Trainer follows champion dad into same profession of making better horses and riders

“We have the morning feeding done. I can visit a little bit before I start riding.”

Todd Wright and his dad Brent had been up several hours caring for horses in their training facility at Ottawa.

“Our horses always come first,” the younger Wright insisted.

“We do have a high school girl who helps clean stalls. It’s a small crew around here,” the trainer said.

Then he quickly added, “My wife Catherine is a big part, too. She rides, shows some, does breeding work, keeps my horses saddled and cooled out. We couldn’t get along without Catherine.”

A couple of clarifications needed. Wright is self-defined a “horse trainer.” That’s distinctive from being a cowboy. “Sometimes I’m envious of the cowboys getting to do so much more outside of the arena than us trainers,” he said.

Secondly, Todd Wright is a “chip off the ole block;” he’s followed his dad into the training business. “Some kids wonder what they’re going to be. I always wanted to be a horse trainer,” Wright said.

Certainly, the right role model was selected for the profession. Brent Wright is a world renowned trainer, showing reining horse champions in the most elite competition.

“I started out on a pony, and wanted to ride all of the time,” Todd remembered.

However, there was a “little sabbatical,” he admitted.

“I was about four when I got on a horse Dad had finishing roping on for the day,” Wright reflected. “Dad warned me to be careful riding in the box, but when I came out that horse bucked me off pretty good. The landing hurt, and I didn’t want to ride for a while.”

It was actually several months, but the urge to get back on soon came. “I showed horses in 4-H, competed in shows around and helped Dad with his horses. Then got to starting some colts,” Wright said.

Originally from a farm near Uniontown, Kansas, the Wright family moved to Ottawa, Kansas, about 30 years ago; Todd was nine. “Dad rented stalls for a while, and then bought the place horses and all,” he said.

Starting as Brent Wright Reining Horses, there’s also a second shingle today Todd Wright Performance Horses. “We have our own horses in training, and still work together, help each other. It’s a team effort,” the prodigy said.

An only child home schooled by his mom Jan, Wright attended K-State majoring in animal science with a business option. Involved in the college horse programs, “Randy Raub was in charge then. I took his colt starting classes. We saw some pretty good wrecks,” Wright said.

Career was already set in stone upon graduation back to the horse barn at Ottawa. “We have 32 acres, 18 stalls, an indoor and a big outdoor arena,” the trainer explained.

Days are filled riding horses. “I’ll ride 10 to 12 horses a day,” Wright said.

“Sometimes I only ride a horse 20 or 30 minutes. If he’s really doing well, I reward him by getting off and putting him away,” the trainer explained. “Others I may have to stay on through some resistance so he is more compliant and ready to learn. It must end with a positive experience.

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“Every horse is an individual and some simply are more trainable and willing than others,” Wright added.

Caliber of horses runs the gamut. “I start a lot of colts,” Wright said. “I have horses in all levels of training.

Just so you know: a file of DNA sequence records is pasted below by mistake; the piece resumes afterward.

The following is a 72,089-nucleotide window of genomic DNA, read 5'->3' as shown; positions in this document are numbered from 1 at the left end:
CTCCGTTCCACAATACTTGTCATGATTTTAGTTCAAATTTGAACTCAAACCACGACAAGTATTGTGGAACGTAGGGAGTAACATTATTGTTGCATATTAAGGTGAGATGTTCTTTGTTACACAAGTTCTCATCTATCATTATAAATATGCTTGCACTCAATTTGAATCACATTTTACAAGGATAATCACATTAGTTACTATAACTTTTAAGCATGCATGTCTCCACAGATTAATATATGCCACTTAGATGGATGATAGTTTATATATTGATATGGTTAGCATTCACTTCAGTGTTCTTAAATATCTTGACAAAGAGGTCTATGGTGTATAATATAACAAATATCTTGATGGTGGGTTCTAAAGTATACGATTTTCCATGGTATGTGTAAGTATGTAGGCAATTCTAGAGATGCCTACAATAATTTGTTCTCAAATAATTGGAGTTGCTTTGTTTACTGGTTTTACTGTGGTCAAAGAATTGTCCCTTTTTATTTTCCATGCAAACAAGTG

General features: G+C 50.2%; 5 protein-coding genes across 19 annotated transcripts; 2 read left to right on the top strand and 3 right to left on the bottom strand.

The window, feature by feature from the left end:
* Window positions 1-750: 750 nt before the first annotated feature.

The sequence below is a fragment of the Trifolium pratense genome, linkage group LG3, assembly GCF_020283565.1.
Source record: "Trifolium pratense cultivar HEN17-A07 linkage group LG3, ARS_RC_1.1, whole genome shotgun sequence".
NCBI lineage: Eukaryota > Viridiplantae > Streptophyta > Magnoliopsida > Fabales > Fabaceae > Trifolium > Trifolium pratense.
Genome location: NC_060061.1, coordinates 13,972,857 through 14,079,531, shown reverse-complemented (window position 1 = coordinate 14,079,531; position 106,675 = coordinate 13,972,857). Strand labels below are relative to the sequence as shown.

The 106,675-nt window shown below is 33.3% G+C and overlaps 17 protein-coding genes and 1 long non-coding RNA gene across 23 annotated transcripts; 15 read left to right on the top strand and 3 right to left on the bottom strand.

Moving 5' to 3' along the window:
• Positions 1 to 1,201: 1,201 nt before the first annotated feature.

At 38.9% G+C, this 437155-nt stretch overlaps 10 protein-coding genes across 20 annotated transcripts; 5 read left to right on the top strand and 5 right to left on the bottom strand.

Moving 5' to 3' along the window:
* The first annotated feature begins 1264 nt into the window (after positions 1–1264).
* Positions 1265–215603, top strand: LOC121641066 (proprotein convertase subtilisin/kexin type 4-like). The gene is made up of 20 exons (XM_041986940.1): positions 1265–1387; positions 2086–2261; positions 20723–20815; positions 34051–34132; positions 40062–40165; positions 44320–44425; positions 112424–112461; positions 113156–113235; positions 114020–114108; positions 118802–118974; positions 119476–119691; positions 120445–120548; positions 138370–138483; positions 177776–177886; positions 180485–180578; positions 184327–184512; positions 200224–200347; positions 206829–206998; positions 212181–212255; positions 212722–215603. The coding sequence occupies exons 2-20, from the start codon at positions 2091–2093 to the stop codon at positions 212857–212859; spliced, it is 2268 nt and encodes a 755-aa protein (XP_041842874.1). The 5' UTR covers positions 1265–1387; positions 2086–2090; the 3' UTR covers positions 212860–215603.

“Some are show horses. Others we’ll get broke to the point they’re ready to go on and become a barrel horse, rope horse, ranch-using horse or simply putting a better handle on a trail horse. It just depends on what the customer plans to do.”

Training riders is sometimes as important as training horses. “I regularly give lessons to adults as well as young riders. Everybody can always learn something.

“That’s one reason it’s so good working with Dad. He can see something my horse or I are doing that can be improved.

“Other times I might be able to help him make a change. We may not either one necessarily like being critiqued or told about our horse or riding at first. But we’ll always try to do what’s right to make the horse better,” Wright said.

While training reining horses is Wright’s forte, he rides whatever comes. “We help start barrel horses on the pattern, have a ‘hot-heels’ for rope horses. We do our best on them all,” Wright said.

Obviously the trend in every discipline is to become more competitive. “I think people are increasingly realizing the value of having a good foundation on their horse before putting the horse on barrels, cows, trail riding, whatever,” Wright said.

“It makes everyone’s job easier,” he insisted. “When someone runs into trouble down the road, and it will happen, their horse has a foundation to fall back on.

“For example, a lot of people run into trouble with a horse dropping their shoulder,” Wright said. “If that horse has a good foundation, they will have the framework in place to fix the problem.”

Competing in a dozen or so local and major shows annually, Wright has collected enviable show championships on every level.

Decades gone by, champions were expected to enter every discipline from halter in the morning, to pleasure rail classes, reining, even barrel racing and roping.

“There are some very versatile horses today, but not many can really do it all,” Wright contended. “A reining horse can do other events, cow classes and the like, and rail horses work in horsemanship and English.

“Yet, finding a top halter horse to do everything is pretty unlikely,” he evaluated.

“A good mind” is the most important ingredient for a top performance horse, according to the trainer.

“A horse must want to cooperate, take pressure, learn and improve,” Wright insisted.

As in the past so in the future, Todd Wright looks to riding, improving and showing horses. “You have to keep getting better all of the time or get left behind,” he concluded.